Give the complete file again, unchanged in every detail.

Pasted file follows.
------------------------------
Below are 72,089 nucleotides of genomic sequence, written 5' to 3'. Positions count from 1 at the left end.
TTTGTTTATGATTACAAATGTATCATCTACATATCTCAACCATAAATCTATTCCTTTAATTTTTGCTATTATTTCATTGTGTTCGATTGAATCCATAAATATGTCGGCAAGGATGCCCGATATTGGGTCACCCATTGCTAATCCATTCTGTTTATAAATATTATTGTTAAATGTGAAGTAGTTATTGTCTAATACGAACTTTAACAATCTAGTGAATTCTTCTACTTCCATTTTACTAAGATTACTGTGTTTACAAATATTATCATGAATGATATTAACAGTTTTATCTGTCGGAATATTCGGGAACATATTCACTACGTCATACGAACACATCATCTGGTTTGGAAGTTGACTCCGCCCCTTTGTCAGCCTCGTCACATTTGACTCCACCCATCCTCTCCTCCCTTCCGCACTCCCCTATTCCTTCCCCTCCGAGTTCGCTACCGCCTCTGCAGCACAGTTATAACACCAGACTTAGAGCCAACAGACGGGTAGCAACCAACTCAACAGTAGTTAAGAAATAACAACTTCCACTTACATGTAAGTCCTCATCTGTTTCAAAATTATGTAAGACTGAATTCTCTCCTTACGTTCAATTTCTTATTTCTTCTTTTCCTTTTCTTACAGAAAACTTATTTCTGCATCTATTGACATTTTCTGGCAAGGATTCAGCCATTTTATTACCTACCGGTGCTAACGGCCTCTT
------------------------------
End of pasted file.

Below are 72,089 nucleotides of genomic sequence, written 5' to 3'. Positions count from 1 at the left end.
TTTGTTTATGATTACAAATGTATCATCTACATATCTCAACCATAAATCTATTCCTTTAATTTTTGCTATTATTTCATTGTGTTCGATTGAATCCATAAATATGTCGGCAAGGATGCCCGATATTGGGTCACCCATTGCTAATCCATTCTGTTTATAAATATTATTGTTAAATGTGAAGTAGTTATTGTCTAATACGAACTTTAACAATCTAGTGAATTCTTCTACTTCCATTTTACTAAGATTACTGTGTTTACAAATATTATCATGAATGATATTAACAGTTTTATCTGTCGGAATATTCGGGAACATATTCACTACGTCATACGAACACATCATCTGGTTTGGAAGTTGACTCCGCCCCTTTGTCAGCCTCGTCACATTTGACTCCACCCATCCTCTCCTCCCTTCCGCACTCCCCTATTCCTTCCCCTCCGAGTTCGCTACCGCCTCTGCAGCACAGTTATAACACCAGACTTAGAGCCAACAGACGGGTAGCAACCAACTCAACAGTAGTTAAGAAATAACAACTTCCACTTACATGTAAGTCCTCATCTGTTTCAAAATTATGTAAGACTGAATTCTCTCCTTACGTTCAATTTCTTATTTCTTCTTTTCCTTTTCTTACAGAAAACTTATTTCTGCATCTATTGACATTTTCTGGCAAGGATTCAGCCATTTTATTACCTACCGGTGCTAACGGCCTCTT